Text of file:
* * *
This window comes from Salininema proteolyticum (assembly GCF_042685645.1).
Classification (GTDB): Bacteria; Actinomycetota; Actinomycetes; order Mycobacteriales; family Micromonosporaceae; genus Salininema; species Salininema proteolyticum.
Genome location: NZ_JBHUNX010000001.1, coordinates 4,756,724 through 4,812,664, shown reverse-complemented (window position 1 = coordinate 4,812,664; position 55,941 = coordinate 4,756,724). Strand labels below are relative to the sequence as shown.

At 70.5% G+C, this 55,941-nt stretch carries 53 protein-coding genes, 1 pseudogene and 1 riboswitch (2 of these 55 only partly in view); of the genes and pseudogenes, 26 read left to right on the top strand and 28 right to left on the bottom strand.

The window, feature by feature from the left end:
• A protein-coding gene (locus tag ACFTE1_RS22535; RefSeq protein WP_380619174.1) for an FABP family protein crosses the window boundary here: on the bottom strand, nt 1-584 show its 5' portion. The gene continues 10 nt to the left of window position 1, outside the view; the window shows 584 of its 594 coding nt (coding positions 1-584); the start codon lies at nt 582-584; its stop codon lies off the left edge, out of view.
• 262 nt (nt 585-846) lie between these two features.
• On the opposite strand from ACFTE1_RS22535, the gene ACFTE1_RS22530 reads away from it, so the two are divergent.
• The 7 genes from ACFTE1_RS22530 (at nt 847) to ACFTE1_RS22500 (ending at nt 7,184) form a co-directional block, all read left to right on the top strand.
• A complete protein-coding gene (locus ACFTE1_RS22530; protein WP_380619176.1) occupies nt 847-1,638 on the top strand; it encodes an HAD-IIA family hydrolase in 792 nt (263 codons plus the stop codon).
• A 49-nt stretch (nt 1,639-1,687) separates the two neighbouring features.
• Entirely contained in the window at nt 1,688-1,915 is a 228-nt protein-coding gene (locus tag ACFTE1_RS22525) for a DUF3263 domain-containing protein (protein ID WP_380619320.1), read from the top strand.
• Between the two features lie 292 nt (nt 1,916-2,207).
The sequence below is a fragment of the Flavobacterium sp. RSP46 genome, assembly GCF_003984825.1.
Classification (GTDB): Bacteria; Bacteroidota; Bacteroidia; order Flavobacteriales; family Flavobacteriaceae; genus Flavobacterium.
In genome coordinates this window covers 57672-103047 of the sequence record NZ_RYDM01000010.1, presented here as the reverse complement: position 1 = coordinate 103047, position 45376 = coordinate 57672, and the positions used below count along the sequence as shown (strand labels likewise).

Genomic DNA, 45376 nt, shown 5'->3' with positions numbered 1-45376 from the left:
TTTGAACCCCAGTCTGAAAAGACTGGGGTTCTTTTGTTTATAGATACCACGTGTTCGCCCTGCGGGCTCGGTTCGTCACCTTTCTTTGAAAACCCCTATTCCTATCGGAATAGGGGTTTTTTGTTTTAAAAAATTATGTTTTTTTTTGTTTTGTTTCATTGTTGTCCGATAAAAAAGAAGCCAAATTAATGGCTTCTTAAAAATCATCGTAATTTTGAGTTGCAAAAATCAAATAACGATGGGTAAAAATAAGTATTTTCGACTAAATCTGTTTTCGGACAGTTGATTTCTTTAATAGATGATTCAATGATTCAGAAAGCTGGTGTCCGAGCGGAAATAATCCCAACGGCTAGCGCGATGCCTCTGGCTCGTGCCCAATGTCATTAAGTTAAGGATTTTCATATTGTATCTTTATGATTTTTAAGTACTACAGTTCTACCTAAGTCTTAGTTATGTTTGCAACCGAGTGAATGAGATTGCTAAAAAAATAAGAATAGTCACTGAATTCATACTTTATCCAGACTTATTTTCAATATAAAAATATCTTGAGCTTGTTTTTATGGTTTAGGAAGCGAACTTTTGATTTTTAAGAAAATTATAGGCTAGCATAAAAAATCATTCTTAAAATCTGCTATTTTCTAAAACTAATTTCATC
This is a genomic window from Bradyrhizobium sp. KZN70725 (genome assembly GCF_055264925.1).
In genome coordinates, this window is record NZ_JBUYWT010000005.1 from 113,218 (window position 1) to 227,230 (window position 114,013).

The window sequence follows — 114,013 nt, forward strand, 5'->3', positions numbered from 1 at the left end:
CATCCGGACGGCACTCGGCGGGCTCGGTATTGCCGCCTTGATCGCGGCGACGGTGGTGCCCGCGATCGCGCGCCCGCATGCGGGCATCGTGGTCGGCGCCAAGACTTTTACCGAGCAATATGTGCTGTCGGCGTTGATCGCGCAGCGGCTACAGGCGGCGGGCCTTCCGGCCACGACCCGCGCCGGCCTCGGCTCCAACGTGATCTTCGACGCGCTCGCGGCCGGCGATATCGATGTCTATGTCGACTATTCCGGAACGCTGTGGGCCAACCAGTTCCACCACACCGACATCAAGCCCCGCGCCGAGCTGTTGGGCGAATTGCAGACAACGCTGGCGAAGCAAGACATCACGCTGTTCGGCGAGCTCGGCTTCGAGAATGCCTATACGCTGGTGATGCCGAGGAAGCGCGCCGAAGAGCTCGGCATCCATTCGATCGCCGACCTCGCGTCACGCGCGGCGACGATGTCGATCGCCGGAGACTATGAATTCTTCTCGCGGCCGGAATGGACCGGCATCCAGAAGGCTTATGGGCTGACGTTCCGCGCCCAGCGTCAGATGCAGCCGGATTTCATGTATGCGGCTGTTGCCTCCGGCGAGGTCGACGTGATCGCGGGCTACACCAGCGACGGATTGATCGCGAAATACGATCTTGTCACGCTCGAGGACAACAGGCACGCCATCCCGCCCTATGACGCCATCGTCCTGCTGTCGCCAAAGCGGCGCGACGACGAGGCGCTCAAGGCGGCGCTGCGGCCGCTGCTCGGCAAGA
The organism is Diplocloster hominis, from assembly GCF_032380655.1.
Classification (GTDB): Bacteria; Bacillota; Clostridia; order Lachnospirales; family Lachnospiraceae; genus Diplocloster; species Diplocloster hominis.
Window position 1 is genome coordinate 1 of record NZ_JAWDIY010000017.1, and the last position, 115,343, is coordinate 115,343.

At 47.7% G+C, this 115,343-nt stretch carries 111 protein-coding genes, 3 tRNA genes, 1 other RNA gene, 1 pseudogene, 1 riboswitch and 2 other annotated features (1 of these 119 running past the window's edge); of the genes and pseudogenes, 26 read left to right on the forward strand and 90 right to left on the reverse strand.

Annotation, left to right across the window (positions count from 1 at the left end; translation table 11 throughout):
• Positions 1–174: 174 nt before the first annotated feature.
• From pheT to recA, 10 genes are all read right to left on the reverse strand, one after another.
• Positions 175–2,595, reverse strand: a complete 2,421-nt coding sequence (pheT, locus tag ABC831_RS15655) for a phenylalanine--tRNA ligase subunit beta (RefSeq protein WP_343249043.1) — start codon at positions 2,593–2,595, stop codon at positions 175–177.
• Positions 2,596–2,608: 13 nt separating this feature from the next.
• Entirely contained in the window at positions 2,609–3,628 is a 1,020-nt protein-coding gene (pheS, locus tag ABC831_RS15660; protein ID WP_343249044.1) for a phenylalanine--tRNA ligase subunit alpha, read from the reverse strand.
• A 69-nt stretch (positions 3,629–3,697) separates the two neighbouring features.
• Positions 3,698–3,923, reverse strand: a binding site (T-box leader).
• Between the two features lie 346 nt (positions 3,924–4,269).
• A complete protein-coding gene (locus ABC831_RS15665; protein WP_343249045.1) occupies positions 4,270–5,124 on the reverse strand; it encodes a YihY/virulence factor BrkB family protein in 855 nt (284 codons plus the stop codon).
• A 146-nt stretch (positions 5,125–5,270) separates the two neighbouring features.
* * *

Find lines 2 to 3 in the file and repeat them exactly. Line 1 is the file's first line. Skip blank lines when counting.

Classification (GTDB): Bacteria; Actinomycetota; Actinomycetes; order Mycobacteriales; family Micromonosporaceae; genus Salininema; species Salininema proteolyticum.
Genome location: NZ_JBHUNX010000001.1, coordinates 4,756,724 through 4,812,664, shown reverse-complemented (window position 1 = coordinate 4,812,664; position 55,941 = coordinate 4,756,724). Strand labels below are relative to the sequence as shown.